Commando Raid on Loften (This made I laugh a lot)

Discussion in 'History' started by shemeeze, Mar 6, 2010.

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  1. This is a good read.

    Although this is the entry for the 4th of March from the "on this day" site.
    I howled. Very Blackadder. Ive copied here for ease

    March 4, 2010
    On this day ... in 1941 & Others

    Five Royal Navy destroyers and two troop transports landed 500 British Commandos, Royal Engineers and Free Norwegian troops at dawn on the Lofoten Islands, in the first Commando raid, Operation Claymore. In the eight hours they were ashore, the raiders destroyed the oil factories on the islands (some 3,600 tonnes - 800,000 gallons - of oil and glycerine) and returned with 315 volunteers for the Norwegian forces, 60 ‘Quisling’ collaborators plus 225 German prisoners.

    operation%20claymore%20combined%20ops%20norway.jpg

    Through naval gunfire and demolition parties, 18,000 tons of shipping were sunk and the boarding of the German armed trawler Krebs yielded a set of rotor wheels for an Enigma cypher machine and its code books, a most significant haul

    One humorous incident which took place was the sending of a telegram from Stamsund addressed to A.Hitler,Berlin, it read: "you said in your last speech German troops would meet the British wherever they landed. Where are your troops?"

    The only casualty was a British officer who accidently shot himself in the thigh (nothing changes - Ed)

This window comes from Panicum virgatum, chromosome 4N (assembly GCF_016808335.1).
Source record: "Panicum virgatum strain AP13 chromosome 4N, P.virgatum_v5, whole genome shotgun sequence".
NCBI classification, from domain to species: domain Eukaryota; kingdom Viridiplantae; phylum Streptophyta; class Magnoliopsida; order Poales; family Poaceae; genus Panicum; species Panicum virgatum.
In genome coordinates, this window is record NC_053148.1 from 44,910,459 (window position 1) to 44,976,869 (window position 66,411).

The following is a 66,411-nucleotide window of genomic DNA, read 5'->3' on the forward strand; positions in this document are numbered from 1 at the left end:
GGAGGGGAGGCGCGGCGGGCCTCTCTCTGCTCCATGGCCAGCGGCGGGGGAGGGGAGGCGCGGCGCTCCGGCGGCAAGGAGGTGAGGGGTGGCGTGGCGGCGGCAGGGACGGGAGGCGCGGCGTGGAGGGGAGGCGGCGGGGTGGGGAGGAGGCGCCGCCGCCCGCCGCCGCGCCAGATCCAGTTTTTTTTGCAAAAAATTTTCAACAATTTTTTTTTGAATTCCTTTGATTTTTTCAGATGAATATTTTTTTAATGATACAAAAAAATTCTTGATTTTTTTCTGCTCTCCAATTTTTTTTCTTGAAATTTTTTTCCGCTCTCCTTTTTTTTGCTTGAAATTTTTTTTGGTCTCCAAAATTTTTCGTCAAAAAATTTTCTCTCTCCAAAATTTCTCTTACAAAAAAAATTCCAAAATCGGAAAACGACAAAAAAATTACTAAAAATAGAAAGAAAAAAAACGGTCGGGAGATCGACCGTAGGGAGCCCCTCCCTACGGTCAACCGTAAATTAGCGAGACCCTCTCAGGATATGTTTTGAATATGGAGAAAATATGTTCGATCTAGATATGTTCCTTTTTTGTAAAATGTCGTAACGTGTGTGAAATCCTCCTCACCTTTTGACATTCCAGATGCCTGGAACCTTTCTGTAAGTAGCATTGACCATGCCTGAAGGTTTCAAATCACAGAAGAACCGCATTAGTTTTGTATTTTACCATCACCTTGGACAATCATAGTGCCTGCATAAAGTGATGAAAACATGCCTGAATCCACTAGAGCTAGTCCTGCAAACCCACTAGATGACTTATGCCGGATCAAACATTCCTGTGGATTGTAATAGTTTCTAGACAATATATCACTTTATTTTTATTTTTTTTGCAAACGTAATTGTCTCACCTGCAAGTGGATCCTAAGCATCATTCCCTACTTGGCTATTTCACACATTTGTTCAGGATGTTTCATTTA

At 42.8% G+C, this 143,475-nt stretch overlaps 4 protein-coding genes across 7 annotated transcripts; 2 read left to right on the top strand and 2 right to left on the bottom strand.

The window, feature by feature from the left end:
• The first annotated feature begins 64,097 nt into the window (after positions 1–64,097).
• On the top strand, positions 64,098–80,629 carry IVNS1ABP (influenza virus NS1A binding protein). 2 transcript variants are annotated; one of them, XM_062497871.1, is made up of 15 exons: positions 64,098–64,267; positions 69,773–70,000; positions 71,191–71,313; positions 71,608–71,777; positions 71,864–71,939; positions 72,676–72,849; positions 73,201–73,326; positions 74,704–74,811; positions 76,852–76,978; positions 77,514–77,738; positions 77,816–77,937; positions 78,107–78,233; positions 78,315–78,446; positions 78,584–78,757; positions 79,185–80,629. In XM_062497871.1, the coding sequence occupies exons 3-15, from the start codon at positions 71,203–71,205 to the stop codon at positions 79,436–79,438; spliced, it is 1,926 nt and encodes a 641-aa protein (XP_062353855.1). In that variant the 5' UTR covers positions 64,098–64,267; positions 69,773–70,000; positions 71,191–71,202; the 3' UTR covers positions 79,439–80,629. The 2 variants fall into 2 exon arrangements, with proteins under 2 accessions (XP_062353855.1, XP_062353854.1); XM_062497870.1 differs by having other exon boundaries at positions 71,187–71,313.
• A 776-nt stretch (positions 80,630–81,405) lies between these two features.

The link for anyone whos interested is.

    http://www.fmft.net/archives/cat_on_this_day_.html


    :lol: :lol:
     
  2. Feb 25th 2010....last line

    "an uncaring officer corps harbouring aristocratic British attitudes inappropriate to Canadian democratic sensitivities"
     
  3. Some of the tales in the "This day on section"......are really funny and gung ho.
    All good stuff and seem to be well worth a look for the little known facts contained therein. Cheers. :thumbup:
     

  4. Miers machine gunning suvivors and being advised by the Admiralty he really ought not do it again.

    An absolute hoot :roll:
     
  5. I,ve been trying to find the source of a story which occured during the Peninsula War where a bridge crossing was deemed vital to the British Army, but not so by our allies the Spanish who determined to blow it up. The local British Commanding General simply placed a single Brit sentry on the bridge with orders to patrol his beat, which the poor dumb sod did...........the Spanish hummed and harrrd but wisely declined to fire on the bridge, the Spanish C.O commenting that even if he did so, the sentinel would not abandon his post. :) :) :)
     
  6. Trog, try contacting Bernard Cornwall, the guy who writes the "Sharpe" novels. He is a boffin on the Penisula war.
     

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